Friday, August 25, 2017
5 days left - sharing this Artist Call - more info at http://ipap.homestead.com/Signature_instructions.html Signature Members have a personal page on International Plein Air Painters public website www.i-p-a-p.com with bio, 12 images that can be changed twice a year, links to your website, blog, video, etc. IPAP has a private Facebook group site, a website, blog and Facebook page promoting the 15th annual Great WORLDWIDE Paint Out since 2002.
Thursday, February 23, 2017
www.permissiongranted.org 2 day workshop only - Class size limited Sarasota and surrounding area Here's your chance to stay and take a workshop in the beautiful Sarasota and surrounding area, Florida Learn to use your body - mind connection. Find your own style using your filters Tap into your creativity. Each day has a demonstration and lecture focusing on creativity, bold composition . You will learn to make quick decisions and simplify for the most impact. We will discuss Color relationships, detail, form, color temperature and how to achieve atmosphere in your outdoor paintings. Participants should be able to start a second painting for the afternoon session so it is suggested to work no larger than 12x12 we will be working square. Supervised painting until 4:00 pm each day This workshop is focused on making you a faster and better painter, capturing the essence of the landscape Workshop is from 10:00 - 4:00 pm (ish) * 2 day Workshop Cost pp is $325.00 US PP available on website Workshop includes two full days of painting & instruction en plein air in gloriously beautiful Sarasota and surrounding areas of Anna Maria Island http://www.permissiongranted.org/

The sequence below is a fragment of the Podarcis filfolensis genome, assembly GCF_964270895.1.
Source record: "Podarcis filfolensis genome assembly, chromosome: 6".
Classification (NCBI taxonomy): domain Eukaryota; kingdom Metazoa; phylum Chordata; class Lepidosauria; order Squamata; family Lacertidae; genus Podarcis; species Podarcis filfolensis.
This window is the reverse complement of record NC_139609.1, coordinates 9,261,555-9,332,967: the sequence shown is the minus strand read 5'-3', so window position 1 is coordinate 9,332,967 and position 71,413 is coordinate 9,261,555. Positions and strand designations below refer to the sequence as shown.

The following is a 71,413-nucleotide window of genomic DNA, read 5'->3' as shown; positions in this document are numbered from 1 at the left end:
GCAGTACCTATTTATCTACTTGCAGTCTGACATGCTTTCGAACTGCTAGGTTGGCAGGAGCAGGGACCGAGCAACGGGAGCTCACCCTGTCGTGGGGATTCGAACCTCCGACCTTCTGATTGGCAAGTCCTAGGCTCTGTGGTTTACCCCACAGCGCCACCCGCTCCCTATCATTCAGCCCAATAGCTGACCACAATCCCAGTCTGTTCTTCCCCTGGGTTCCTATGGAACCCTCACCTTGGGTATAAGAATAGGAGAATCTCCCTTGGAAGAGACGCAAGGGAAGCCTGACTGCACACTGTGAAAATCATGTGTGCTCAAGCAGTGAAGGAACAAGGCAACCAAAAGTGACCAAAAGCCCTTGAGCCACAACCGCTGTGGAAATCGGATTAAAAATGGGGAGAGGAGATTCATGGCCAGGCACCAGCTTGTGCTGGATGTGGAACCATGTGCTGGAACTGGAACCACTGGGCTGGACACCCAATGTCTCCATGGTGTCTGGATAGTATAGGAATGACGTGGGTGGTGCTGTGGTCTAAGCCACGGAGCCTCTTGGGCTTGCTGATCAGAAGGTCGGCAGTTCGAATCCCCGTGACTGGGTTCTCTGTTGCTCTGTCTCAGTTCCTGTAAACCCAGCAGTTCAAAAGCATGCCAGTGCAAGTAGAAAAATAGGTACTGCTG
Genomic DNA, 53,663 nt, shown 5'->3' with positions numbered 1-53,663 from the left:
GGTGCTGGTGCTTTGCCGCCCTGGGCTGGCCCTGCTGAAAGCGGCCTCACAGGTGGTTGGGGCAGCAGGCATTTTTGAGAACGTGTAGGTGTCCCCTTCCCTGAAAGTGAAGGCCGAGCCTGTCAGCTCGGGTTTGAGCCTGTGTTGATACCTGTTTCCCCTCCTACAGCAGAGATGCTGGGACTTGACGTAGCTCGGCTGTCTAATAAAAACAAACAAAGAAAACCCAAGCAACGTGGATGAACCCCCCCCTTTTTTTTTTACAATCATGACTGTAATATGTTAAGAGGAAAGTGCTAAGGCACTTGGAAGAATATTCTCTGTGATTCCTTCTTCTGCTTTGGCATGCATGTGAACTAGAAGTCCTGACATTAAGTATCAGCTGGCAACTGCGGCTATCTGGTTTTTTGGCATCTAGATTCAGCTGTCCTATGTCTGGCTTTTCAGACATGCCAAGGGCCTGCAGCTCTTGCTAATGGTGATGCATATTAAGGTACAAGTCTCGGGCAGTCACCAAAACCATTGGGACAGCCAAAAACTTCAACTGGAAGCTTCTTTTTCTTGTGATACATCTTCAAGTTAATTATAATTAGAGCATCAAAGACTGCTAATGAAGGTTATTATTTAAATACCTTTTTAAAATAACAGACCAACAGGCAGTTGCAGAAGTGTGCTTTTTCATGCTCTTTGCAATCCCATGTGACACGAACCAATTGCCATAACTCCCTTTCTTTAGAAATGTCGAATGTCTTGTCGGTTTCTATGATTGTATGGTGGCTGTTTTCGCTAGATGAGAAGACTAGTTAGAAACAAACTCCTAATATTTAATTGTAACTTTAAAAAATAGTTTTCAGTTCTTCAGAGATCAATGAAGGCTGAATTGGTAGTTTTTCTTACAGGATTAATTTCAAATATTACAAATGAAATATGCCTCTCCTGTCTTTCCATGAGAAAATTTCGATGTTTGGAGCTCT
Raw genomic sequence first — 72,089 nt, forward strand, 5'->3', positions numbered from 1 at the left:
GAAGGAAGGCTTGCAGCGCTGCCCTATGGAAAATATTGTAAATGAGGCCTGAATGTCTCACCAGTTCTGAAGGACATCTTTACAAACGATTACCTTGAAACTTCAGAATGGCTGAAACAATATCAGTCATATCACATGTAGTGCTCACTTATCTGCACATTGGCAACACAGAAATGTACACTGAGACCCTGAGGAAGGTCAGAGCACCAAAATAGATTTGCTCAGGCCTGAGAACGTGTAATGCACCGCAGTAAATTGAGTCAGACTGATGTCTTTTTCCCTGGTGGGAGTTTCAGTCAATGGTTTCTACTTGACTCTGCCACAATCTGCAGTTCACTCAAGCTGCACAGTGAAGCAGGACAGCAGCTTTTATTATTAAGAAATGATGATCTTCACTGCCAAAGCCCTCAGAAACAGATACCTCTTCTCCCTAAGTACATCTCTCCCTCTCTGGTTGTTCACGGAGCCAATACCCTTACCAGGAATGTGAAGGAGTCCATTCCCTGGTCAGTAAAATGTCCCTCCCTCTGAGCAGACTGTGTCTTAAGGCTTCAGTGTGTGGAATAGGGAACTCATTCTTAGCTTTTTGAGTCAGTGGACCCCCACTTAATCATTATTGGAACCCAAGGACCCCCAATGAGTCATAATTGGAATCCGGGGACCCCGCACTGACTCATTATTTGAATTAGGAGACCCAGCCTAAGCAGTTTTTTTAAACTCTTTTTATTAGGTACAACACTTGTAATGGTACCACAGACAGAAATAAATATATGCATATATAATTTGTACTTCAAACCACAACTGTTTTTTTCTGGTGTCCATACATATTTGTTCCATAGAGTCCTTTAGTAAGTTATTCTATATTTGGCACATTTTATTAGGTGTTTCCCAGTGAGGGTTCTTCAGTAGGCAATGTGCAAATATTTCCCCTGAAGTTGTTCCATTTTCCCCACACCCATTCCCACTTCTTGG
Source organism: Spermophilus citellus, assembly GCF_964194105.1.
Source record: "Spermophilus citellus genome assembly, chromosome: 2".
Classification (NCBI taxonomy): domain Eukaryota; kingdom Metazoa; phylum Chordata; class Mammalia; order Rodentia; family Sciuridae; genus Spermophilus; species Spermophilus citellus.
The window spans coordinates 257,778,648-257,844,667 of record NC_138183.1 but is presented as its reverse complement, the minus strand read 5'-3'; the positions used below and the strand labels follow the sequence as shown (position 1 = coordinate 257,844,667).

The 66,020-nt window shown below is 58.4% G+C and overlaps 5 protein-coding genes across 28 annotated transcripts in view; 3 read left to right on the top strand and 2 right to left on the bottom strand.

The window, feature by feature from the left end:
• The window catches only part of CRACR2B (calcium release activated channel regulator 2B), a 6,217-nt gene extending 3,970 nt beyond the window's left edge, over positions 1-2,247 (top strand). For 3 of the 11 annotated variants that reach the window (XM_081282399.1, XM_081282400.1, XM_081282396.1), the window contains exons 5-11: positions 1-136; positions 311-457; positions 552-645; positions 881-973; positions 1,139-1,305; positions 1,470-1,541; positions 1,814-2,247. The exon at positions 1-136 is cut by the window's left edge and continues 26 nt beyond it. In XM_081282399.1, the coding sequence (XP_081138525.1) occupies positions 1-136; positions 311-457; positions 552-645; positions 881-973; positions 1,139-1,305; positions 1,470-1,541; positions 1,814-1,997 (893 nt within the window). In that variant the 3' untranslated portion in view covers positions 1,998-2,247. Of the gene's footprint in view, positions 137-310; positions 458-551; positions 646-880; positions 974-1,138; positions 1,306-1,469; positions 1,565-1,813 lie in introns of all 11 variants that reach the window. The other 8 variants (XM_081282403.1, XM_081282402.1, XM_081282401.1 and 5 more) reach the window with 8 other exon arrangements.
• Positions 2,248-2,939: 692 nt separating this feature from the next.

Friday, December 9, 2016
Feb 5, 2017 - Looking for that unique Gift ? 10th annual "A Day in an Artist Studio" Niagara Falls is an experience to give or share with someone you love. Learn, Laugh, Relax and go home with a new way of looking at your world AND a finished oil painting !! That's a tall order, but I promise, all you need to do is register for this all inclusive mini holiday workshop and I'll show you how to change your thinking about what you believe you can do...http://www.permissiongranted.org/Artist-Studio.html #artworkshop #niagaraartworkshop #paintingworkshop
Saturday, November 5, 2016
Proceeds from all sales will be heading through the Marilyn Jetty Swim to Cancer Council SA to help Cancer Research.
All works are available for sale during our world wide online auction.
Register to bid NOW http://magpieexhibitions.com.au
Follow what's happening on the Magpie Springs fb page
Tuesday, March 15, 2016
wanna join me & a group of really creative, fun people in Greece this October ?
We'll be doing 1 nite in Athens, 7 days on an beautiful small island where Leonard Cohen has a house, explore historic sites, have fabulous GMO free food, learn how to photograph on a walking tour with Master Photographer C. Vandersluys and dance, laugh and relax...